The idea with this model, is to help brands think through their social media presence. We’ve all seen brands enter into social media venues, whether opening a virtual office in Second Life, creating a fanpage on Facebook or taking steps to build a community of their own. What’s been surprising to note though, is the lack of focus and long term thinking in many of these initiatives. Twitter channels are created around events, then left to wither and die. Campaigns are launched, but only have a lifespan of a few months. More deep engagement and commitment is needed.
Depending on the nature of the company, certain engagement methods work better than others. I’ve taken a stab at defining them below:
This is very much about mapping the venues and initiatives that give a face to the brand. It’s not so much about what the brand says, but what it actually does. Involving consumers to different initiatives, creating time during which consumers can immerse themselves in a positive brand experience. It’s not about pushing the hard sell , but more about raising brand awareness and driving increase in measures such as net promoter score. Burger King’s Whopper Sacrifice on was a quite nice tie in to using an existing community in a manner that raised overall interest about the brand.
Some brands are great in connecting people through their services or technology. The brand itself isn’t at the forefront of the dialogue, but acts more as the enabler of the experience for the community. Nokia has done this quite nicely with Royal Artist Club. In essence, Nokia technology is utilized by the bands, to create their mobile blogs while on the go. Fans can get exclusive backstage footage of their favourite band and have the chance to comment and engage in conversations on a more personal level. There’s no money exchanging hands, it’s just about “giving love, to get love” in this case. These initiatives are more driven by generating sign ups to your enabling platform.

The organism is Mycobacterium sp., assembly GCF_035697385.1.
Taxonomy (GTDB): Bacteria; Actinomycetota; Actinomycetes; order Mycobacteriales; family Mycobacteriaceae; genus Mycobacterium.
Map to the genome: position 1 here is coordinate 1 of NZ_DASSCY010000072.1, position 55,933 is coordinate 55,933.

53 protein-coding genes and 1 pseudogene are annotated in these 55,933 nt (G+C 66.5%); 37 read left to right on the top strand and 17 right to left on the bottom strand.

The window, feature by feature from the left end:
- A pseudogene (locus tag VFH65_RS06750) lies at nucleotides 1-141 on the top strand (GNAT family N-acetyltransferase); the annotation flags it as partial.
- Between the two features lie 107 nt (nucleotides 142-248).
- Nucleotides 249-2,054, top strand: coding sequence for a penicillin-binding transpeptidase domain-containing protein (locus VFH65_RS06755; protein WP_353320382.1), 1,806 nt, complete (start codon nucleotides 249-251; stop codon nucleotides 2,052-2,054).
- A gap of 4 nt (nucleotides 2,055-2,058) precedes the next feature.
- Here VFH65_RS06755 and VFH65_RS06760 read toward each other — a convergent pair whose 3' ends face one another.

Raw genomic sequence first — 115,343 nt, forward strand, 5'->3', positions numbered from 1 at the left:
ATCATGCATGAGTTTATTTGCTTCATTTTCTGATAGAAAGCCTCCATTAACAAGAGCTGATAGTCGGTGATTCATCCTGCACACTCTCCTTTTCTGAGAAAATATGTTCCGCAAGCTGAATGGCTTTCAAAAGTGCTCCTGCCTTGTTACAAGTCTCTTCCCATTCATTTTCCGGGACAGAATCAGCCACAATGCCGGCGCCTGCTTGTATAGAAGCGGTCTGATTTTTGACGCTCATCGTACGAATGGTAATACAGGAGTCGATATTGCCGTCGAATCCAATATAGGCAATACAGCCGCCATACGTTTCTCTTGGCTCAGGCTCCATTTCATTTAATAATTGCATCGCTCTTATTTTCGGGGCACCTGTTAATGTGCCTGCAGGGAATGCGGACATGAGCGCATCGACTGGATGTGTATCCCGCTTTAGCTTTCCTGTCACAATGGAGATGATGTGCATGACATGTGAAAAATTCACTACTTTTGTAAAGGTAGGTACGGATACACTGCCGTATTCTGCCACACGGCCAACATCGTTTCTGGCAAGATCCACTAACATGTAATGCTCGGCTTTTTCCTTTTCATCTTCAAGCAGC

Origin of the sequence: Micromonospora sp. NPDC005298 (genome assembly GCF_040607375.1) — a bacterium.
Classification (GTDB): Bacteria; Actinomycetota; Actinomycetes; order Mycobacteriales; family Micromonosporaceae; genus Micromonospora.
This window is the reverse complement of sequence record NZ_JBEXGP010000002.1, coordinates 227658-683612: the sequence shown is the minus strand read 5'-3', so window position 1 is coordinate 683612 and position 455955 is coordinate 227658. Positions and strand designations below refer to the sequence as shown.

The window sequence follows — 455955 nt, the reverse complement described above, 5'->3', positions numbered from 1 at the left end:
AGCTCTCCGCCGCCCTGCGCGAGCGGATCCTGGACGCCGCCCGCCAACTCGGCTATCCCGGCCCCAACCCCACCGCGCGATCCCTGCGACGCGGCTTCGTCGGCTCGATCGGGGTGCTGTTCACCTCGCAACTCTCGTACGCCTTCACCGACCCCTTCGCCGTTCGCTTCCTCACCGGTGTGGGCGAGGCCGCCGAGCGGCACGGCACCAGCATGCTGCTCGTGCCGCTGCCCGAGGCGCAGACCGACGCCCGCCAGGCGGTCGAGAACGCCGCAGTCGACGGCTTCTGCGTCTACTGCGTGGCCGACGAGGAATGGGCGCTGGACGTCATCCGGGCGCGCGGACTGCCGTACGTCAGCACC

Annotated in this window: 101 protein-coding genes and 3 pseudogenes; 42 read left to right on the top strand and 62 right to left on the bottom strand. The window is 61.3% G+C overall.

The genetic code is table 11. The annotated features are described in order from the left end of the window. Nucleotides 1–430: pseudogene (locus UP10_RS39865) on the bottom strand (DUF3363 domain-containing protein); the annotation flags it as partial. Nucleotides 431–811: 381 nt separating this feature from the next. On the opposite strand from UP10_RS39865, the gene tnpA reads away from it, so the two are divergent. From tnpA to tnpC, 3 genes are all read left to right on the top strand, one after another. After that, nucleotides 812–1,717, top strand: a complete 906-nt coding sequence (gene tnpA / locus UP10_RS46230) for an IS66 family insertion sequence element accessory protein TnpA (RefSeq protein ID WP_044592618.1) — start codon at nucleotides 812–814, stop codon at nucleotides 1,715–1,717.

In the end, each brand needs a business model that brings a positive cash flow, in order to keep the wheels rolling. Thinking about where and how you want to go for the “direct sell” is just as important as mapping out where you do not want to do this. RSS feeds or Twitter channels that are specifically skewed towards communicating the latest offers are dimensions that need to be clearly defined before launching. There’s a lot of dialogue about how brands should “sell” within social media. My take is that all dimensions on the PESH model will generate sales, but they all do it in their own manner. In the “supplier” initiatives, brands should identify the best venues for driving their performance driven sales initiatives and be open about the purpose of the initiative. Transparency and openness.
Social media and care walk very much hand in hand. In many companies, the social media teams are part of the care organization, as it is so closely tied to the ongoing online monitoring and need for reactive actions. Social media provides great venues for listening, but at the same time, these need to be clearly identified and utilized in a way that helps consumers find help when they need it and not a call to action to participate in the latest marketing campaign.
In essence, this model is not meant to be a black & white chart, where activities need to be “locked” into a particular compartment. Many of the activities (for example participant) will include other dimensions (supplier / helper), but this model should help plan and differentiate the primary brand initiatives within the space and allows better focus both internally and externally.